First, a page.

We’ve been getting a lot of questions about when to expect the SEC’s final climate disclosure rule. The short answer is we don’t know for sure. A new Reg Flex Agenda is coming soon — and while that only reflects priorities of the Chair and general timeframes (not precise dates), it will shed some light on where things stand (or, at least, “stood” — as of April 10th — which is when the Staff submitted the info for the Unified Agenda).
At the spring meeting of the ABA Business Law Section a couple of weeks ago, Corp Fin Director Erik Gerding noted that the Staff is still engaged in the very important step of reviewing the thousands of comment letters that were submitted in response to the proposal — with greenhouse gas emissions and the Reg S-X thresholds for certain line item disclosure requirements being a couple of the top items that require careful consideration.
An additional piece of context, which Lawrence blogged about yesterday on PracticalESG.com, could be the potential interplay with EU rules. Although the notion of aligning with established reporting protocols was a theme in comment letters submitted on the SEC proposal, more issues are coming into focus as the EU regime moves forward. Here’s an excerpt from Lawrence’s blog:
One slight surprise might be new interplay between the EU Corporate Sustainability Reporting Directive (CSRD) and SEC’s proposal. The Wall Street Journal wrote that the EU indicated they may waive at least some aspects of CSRD requirements for US companies if the SEC’s final requirements “are rigorous enough.” Alignment between the two disclosure mandates would certainly be beneficial and reduce the reporting burden on US multinationals, so it makes sense that the SEC would consider the door that now appears to be open.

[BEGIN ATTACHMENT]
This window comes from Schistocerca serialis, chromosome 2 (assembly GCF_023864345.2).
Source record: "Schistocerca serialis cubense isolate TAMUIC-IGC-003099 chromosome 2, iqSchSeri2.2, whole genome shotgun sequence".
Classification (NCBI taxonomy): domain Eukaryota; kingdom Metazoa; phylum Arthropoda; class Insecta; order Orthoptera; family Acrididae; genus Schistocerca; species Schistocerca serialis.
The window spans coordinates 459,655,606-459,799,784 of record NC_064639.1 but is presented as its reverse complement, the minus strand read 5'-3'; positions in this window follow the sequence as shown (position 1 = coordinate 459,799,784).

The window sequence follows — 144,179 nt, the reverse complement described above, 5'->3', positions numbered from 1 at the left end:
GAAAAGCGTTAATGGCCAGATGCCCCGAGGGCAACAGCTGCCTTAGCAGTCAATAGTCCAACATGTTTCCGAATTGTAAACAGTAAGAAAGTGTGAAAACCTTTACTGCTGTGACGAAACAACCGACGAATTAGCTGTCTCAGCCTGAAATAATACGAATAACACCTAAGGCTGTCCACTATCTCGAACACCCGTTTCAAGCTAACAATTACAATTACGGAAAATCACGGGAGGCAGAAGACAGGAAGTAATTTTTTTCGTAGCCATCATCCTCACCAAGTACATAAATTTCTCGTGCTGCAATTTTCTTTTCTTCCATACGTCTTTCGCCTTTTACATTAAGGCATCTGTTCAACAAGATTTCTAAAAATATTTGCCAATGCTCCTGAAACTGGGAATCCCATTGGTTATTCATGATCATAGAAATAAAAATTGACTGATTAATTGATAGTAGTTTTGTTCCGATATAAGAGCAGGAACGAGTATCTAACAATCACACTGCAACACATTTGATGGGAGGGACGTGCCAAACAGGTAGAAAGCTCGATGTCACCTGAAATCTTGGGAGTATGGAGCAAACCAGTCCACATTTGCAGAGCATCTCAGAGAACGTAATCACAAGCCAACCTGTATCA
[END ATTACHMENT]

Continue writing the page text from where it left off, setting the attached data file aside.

Yet this development may not be welcome news to everyone. Previous rumors indicated that the SEC’s support for Scope 3 emissions determinations and reporting may have been fading after consideration of the 15,000 comments submitted on the proposal. There were building expectations that the final release would not include Scope 3 requirements. However, the EU disclosure requirement includes Scope 3, so SEC’s final rule would have to address Scope 3 in a manner meaningful enough for the EU to consider it equivalent. Given that, it seems likely that Scope 3 may be back on the menu for US companies.
The WSJ — with Refinitiv data — estimates that the EU sustainability rules will affect 10k non-EU companies, about a third of which are US-based. Former SEC Commissioner Rob Jackson recently speculated that whatever the Commission and Staff are sorting through with respect to the final rule, it may take until autumn to figure it out … which, as Dave blogged last week, is also when the Supreme Court will be considering a case that could affect SEC rulemaking authority.
– Liz Dunshee, TheCorporateCounsel.net, May 9, 2023